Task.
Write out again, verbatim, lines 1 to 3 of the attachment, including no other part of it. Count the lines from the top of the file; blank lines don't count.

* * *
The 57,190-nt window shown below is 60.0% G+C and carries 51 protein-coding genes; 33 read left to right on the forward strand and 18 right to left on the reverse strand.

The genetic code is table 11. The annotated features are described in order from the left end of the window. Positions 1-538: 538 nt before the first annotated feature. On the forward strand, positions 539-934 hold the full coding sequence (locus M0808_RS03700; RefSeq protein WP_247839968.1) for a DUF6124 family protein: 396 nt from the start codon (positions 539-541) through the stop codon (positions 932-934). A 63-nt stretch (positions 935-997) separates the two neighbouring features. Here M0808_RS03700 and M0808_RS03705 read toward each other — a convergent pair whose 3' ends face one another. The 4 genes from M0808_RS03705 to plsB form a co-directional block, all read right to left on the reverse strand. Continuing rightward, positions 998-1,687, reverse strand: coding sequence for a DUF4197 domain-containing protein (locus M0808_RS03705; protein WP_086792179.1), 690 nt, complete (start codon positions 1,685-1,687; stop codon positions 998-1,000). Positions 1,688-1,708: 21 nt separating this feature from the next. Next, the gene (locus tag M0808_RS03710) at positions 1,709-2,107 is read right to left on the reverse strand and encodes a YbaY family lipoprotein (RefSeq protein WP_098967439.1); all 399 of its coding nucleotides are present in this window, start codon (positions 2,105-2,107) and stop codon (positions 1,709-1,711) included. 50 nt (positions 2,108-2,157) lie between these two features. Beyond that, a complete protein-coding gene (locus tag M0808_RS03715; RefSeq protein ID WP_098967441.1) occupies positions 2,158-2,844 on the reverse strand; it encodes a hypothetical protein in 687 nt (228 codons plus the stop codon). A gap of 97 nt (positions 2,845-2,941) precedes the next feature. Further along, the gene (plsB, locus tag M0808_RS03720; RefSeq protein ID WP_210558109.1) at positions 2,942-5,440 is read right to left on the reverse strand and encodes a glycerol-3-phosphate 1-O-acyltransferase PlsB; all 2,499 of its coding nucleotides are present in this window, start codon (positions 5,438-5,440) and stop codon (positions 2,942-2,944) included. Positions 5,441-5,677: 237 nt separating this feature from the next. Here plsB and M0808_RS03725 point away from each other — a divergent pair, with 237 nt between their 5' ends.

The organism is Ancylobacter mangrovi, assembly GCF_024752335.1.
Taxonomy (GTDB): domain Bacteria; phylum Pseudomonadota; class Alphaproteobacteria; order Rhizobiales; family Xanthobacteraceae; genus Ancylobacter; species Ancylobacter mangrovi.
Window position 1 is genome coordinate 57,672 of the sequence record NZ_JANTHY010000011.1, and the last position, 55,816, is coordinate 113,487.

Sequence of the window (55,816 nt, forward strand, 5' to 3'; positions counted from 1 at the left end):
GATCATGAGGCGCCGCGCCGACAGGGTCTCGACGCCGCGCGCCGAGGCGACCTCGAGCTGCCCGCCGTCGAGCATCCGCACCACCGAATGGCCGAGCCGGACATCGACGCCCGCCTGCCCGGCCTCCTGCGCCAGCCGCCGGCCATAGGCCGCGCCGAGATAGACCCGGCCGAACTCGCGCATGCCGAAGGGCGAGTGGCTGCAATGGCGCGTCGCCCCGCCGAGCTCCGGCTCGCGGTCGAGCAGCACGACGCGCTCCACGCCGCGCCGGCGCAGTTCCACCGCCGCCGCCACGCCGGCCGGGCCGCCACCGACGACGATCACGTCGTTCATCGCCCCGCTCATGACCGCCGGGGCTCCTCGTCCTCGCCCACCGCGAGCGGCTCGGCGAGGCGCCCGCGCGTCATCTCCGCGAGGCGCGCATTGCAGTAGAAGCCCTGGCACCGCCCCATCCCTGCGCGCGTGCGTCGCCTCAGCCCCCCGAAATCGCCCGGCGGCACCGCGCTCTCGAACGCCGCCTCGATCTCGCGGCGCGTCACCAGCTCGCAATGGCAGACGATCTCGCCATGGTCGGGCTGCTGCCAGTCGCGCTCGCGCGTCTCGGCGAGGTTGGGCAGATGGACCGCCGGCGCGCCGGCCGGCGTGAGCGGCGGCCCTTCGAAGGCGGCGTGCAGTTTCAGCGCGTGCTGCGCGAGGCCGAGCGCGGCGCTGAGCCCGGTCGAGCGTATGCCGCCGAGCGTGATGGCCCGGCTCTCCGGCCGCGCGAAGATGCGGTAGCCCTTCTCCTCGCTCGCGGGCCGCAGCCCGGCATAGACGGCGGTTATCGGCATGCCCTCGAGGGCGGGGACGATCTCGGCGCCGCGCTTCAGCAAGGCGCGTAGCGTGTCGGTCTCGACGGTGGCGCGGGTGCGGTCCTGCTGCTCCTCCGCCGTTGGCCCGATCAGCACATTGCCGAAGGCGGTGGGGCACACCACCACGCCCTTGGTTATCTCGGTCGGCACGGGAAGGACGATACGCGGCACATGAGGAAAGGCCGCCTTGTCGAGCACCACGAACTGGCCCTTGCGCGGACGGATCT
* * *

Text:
The 57,190-nt window shown below is 60.0% G+C and carries 51 protein-coding genes; 33 read left to right on the forward strand and 18 right to left on the reverse strand.

The genetic code is table 11. The annotated features are described in order from the left end of the window. Positions 1-538: 538 nt before the first annotated feature. On the forward strand, positions 539-934 hold the full coding sequence (locus M0808_RS03700; RefSeq protein WP_247839968.1) for a DUF6124 family protein: 396 nt from the start codon (positions 539-541) through the stop codon (positions 932-934). A 63-nt stretch (positions 935-997) separates the two neighbouring features. Here M0808_RS03700 and M0808_RS03705 read toward each other — a convergent pair whose 3' ends face one another. The 4 genes from M0808_RS03705 to plsB form a co-directional block, all read right to left on the reverse strand. Continuing rightward, positions 998-1,687, reverse strand: coding sequence for a DUF4197 domain-containing protein (locus M0808_RS03705; protein WP_086792179.1), 690 nt, complete (start codon positions 1,685-1,687; stop codon positions 998-1,000). Positions 1,688-1,708: 21 nt separating this feature from the next. Next, the gene (locus tag M0808_RS03710) at positions 1,709-2,107 is read right to left on the reverse strand and encodes a YbaY family lipoprotein (RefSeq protein WP_098967439.1); all 399 of its coding nucleotides are present in this window, start codon (positions 2,105-2,107) and stop codon (positions 1,709-1,711) included. 50 nt (positions 2,108-2,157) lie between these two features. Beyond that, a complete protein-coding gene (locus tag M0808_RS03715; RefSeq protein ID WP_098967441.1) occupies positions 2,158-2,844 on the reverse strand; it encodes a hypothetical protein in 687 nt (228 codons plus the stop codon). A gap of 97 nt (positions 2,845-2,941) precedes the next feature. Further along, the gene (plsB, locus tag M0808_RS03720; RefSeq protein ID WP_210558109.1) at positions 2,942-5,440 is read right to left on the reverse strand and encodes a glycerol-3-phosphate 1-O-acyltransferase PlsB; all 2,499 of its coding nucleotides are present in this window, start codon (positions 5,438-5,440) and stop codon (positions 2,942-2,944) included. Positions 5,441-5,677: 237 nt separating this feature from the next. Here plsB and M0808_RS03725 point away from each other — a divergent pair, with 237 nt between their 5' ends.

The organism is Ancylobacter mangrovi, assembly GCF_024752335.1.